I have completed DVM, MS, and PhD degrees, a surgical residency, and am now a Post-Doctoral Research Fellow in cancer and bone genetics and biology. This K01 award will facilitate my transition into an independent position as a tenure-track clinician-scientist studying bone metastasis and primary bone tumors. My clinical and research training will benefit both human and veterinary clinicians and researchers and promote the development of essential translational and comparative collaborations. Advancement towards independence will occur by many mechanisms during this K01 award. I will obtain knowledge and skills central to this award?s research strategy and my career goals. I will continue to hone previously learned techniques but also receive training in new methods to study cancer biology and genetics, the tumor microenvironment, bone biology, and metastasis. I will receive training in essential non-laboratory research skills such as grantsmanship, scientific writing, responsible conduct of research, and mentoring. Metastatic disease is the leading cause of breast cancer-related deaths and bone metastases occur in ~75% of patients with metastasis. In bone, cancer cells secrete factors that 1) stimulate macrophages (MPs) to differentiate into osteoclasts (OCs) and 2) increase osteoclastic bone resorption (lysis), leading to bone loss, pain, and fracture. Therefore, preventing the establishment of and treating existing bone metastasis is the goal of therapy. Colony stimulating factor 1 receptor (CSF1R) regulates the expression of the transcription factor (TF) PU.1. Our preliminary data demonstrate that the CSF1R/PU.1 axis is a key regulator of 1) tumor-associated MP (TAM) function and 2) normal MP and OC differentiation and function. In addition, several TFs and genes essential for OC differentiation and function have a strong enhancer binding pattern by PU.1 resembling ?superenhancers?. These enhancers are enriched for BET proteins which bind to PU.1 to regulate key osteoclastogenic TFs. The objective of this award is to 1) investigate the role of the CSF1R/PU.1 axis and 2) determine if superenhancers play a role, in breast cancer bone metastasis. Our hypothesis is that the CSF1R/PU.1 axis is essential for bone metastasis and this occurs in the context of superenhancers. We will initially assess the effects of MP-specific deletion of PU.1 on breast cancer bone metastasis and determine genes regulated by PU.1 in both primary tumor MPs and bone metastasis MPs and OCs (Aim 1). We will then evaluate if BET inhibition can reduce the development of, and growth of established, bone metastasis and determine if increasing its specificity to specifically target MPs and OCs will increase its therapeutic efficacy (Aim 2). Lastly, we will evaluate if combination therapy with the most efficacious BET inhibitor preparation from Aim 2 and a CSF1R inhibitor targeting the CSF1R/PU.1 axis is more efficacious against the development and growth of bone metastasis when compared to either agent alone (Aims 3 and 4A- B). Findings could have a major impact on treatment, quality of life, and survival of bone metastasis patients.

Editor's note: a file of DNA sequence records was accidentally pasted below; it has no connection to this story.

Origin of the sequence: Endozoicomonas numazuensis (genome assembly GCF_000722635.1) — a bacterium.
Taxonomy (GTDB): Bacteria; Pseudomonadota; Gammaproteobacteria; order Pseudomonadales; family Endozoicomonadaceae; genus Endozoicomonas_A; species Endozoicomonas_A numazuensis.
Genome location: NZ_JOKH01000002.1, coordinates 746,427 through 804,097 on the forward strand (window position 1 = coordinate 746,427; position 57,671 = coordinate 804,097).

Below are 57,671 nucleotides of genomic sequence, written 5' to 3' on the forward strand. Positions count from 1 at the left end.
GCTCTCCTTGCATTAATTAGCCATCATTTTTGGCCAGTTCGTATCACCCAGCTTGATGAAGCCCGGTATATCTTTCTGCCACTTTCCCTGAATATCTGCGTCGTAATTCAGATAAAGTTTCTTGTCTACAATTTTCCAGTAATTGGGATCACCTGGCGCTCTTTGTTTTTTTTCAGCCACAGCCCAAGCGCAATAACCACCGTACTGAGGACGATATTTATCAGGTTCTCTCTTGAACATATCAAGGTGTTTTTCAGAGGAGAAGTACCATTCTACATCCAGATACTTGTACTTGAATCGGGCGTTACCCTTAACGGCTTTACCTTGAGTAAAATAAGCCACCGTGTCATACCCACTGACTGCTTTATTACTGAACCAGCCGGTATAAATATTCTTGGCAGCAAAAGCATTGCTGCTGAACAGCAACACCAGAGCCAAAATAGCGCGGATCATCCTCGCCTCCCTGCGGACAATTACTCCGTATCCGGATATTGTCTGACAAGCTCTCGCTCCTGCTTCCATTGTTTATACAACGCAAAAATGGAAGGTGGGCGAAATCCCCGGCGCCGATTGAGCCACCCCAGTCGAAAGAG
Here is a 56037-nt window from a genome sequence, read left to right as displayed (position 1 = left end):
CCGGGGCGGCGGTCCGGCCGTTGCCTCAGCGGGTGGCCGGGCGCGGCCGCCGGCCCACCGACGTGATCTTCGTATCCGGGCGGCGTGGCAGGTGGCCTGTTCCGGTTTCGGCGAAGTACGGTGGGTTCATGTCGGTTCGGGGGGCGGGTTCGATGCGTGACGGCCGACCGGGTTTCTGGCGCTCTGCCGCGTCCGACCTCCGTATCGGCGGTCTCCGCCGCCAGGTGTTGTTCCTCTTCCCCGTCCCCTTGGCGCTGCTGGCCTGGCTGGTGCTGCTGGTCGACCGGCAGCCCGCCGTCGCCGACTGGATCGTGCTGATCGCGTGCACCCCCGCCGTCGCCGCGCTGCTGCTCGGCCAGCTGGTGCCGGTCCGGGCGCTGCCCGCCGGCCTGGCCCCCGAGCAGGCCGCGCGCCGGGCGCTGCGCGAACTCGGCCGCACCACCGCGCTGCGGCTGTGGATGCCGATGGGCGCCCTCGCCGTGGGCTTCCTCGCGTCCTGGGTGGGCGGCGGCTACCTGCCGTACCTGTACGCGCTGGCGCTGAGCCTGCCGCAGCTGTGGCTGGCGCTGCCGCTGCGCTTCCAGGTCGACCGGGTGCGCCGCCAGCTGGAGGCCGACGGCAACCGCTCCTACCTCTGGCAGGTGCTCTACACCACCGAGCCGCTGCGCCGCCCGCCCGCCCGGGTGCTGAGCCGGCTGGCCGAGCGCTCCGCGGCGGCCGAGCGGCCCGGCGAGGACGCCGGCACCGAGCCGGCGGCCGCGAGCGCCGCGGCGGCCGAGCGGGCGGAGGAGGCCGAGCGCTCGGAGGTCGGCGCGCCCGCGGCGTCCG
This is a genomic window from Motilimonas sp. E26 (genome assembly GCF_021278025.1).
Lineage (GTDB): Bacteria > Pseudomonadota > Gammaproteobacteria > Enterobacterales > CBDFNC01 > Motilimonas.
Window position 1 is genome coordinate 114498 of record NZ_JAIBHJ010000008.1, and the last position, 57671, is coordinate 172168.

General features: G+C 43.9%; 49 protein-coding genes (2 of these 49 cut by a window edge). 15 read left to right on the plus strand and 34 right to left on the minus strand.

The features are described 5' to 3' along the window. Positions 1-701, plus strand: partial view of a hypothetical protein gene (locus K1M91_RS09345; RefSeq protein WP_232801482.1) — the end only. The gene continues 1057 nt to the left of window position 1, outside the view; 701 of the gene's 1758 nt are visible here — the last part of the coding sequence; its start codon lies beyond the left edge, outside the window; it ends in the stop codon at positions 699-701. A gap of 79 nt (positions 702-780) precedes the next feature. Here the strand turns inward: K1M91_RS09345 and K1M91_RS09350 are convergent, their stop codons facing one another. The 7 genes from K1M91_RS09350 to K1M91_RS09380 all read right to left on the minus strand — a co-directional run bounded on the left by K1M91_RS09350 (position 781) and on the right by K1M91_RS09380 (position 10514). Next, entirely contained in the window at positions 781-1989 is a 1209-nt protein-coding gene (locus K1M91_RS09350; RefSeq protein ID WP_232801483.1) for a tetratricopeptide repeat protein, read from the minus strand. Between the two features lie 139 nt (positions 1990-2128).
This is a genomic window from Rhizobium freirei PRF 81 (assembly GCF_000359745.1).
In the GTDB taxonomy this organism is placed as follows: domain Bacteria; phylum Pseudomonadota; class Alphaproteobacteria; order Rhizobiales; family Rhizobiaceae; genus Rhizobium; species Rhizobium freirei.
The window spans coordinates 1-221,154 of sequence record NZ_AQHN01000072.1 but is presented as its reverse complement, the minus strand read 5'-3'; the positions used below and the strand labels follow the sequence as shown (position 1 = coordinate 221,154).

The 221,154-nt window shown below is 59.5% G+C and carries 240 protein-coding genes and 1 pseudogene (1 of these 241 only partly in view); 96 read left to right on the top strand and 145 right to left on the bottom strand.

Public Health Relevance

Once breast cancer cells spread to bone they increase the activity of cells called osteoclasts, which are formed from cells called macrophages, leading to bone loss, pain, and fracture. A cell surface receptor on macrophages and osteoclasts called CSF1R increases the activity of a protein called PU.1, which then works with a family of proteins called BETs to increase osteoclast activity. We will determine if inhibiting 1) the communication between CSF1R and PU.1 and/or 2) BET proteins can prevent the development of, and growth of existing, breast cancer bone metastasis.

National Institute of Health (NIH)
Office of The Director, National Institutes of Health (OD)
Research Scientist Development Award - Research & Training (K01)
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Special Emphasis Panel (ZRG1)
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Fuchs, Bruce
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Medical University of South Carolina
Schools of Medicine
United States
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